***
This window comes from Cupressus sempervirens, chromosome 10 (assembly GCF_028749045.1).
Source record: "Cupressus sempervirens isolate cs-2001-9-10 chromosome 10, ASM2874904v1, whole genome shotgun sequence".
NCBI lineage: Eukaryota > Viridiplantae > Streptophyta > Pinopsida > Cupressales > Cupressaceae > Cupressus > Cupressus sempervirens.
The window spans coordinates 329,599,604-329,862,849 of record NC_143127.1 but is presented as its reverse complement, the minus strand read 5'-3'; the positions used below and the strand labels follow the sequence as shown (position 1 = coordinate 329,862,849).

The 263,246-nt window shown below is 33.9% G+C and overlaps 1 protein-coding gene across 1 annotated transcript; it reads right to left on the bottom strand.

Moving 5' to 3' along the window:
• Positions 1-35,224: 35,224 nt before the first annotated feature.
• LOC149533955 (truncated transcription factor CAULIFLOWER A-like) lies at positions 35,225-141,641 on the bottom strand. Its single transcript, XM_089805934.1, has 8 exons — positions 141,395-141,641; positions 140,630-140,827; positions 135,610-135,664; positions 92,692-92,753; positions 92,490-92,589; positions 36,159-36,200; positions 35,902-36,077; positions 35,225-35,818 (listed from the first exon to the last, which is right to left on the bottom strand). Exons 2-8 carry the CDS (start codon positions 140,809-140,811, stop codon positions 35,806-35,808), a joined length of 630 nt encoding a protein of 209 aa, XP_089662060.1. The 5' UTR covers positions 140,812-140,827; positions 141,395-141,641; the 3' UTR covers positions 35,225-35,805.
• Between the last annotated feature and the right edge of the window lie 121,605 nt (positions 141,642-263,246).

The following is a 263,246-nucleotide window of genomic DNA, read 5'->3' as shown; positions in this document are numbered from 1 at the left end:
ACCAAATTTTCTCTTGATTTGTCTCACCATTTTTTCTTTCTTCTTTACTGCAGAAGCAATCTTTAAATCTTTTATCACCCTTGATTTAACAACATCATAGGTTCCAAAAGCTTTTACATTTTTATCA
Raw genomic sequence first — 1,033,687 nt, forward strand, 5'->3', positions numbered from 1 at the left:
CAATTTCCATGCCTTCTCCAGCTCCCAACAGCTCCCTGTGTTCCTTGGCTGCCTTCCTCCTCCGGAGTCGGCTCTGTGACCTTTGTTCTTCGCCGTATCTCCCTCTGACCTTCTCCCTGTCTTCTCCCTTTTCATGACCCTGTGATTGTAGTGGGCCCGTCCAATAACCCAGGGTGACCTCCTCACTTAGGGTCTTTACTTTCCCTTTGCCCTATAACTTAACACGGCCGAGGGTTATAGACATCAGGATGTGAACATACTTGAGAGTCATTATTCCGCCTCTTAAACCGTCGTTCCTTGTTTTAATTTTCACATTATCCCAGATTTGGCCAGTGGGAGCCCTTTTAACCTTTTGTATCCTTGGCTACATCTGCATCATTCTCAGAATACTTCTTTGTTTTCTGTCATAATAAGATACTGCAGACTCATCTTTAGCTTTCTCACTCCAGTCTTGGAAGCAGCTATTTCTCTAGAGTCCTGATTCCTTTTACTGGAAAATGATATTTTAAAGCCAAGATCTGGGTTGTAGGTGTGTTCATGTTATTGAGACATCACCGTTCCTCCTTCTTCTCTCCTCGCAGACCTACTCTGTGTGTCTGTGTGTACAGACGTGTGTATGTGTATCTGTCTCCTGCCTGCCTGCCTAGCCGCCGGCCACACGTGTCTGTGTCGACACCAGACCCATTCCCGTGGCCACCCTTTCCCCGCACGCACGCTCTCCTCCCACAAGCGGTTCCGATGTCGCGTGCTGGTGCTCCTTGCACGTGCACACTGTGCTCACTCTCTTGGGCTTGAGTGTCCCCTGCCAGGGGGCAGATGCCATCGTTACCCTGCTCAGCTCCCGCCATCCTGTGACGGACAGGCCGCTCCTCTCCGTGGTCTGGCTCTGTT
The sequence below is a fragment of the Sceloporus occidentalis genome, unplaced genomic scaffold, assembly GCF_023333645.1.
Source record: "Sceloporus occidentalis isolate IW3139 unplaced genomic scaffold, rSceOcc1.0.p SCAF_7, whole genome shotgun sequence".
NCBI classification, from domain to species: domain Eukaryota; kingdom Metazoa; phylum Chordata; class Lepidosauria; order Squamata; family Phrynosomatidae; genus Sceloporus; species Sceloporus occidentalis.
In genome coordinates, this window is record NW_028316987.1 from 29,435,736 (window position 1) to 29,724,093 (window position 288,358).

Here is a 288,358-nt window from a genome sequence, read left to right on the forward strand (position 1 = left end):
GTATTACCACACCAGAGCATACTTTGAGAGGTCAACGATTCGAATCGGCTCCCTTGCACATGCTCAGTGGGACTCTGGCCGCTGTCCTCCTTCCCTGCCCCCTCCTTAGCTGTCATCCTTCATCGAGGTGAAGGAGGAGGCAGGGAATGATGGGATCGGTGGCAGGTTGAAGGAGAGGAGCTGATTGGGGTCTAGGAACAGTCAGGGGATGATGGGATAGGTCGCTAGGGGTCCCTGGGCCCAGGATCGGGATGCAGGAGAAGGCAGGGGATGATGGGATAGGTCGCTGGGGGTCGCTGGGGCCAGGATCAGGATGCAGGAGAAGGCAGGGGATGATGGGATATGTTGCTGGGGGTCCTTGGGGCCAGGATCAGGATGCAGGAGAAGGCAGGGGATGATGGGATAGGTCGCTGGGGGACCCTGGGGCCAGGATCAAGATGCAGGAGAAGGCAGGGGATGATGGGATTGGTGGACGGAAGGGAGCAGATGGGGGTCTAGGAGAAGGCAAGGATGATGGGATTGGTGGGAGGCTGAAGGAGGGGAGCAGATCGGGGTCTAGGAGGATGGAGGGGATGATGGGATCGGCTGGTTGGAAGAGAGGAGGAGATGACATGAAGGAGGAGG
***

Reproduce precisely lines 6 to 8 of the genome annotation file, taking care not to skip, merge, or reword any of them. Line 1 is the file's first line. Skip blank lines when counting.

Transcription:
Moving 5' to 3' along the window:
• Positions 1-35,224: 35,224 nt before the first annotated feature.
• LOC149533955 (truncated transcription factor CAULIFLOWER A-like) lies at positions 35,225-141,641 on the bottom strand. Its single transcript, XM_089805934.1, has 8 exons — positions 141,395-141,641; positions 140,630-140,827; positions 135,610-135,664; positions 92,692-92,753; positions 92,490-92,589; positions 36,159-36,200; positions 35,902-36,077; positions 35,225-35,818 (listed from the first exon to the last, which is right to left on the bottom strand). Exons 2-8 carry the CDS (start codon positions 140,809-140,811, stop codon positions 35,806-35,808), a joined length of 630 nt encoding a protein of 209 aa, XP_089662060.1. The 5' UTR covers positions 140,812-140,827; positions 141,395-141,641; the 3' UTR covers positions 35,225-35,805.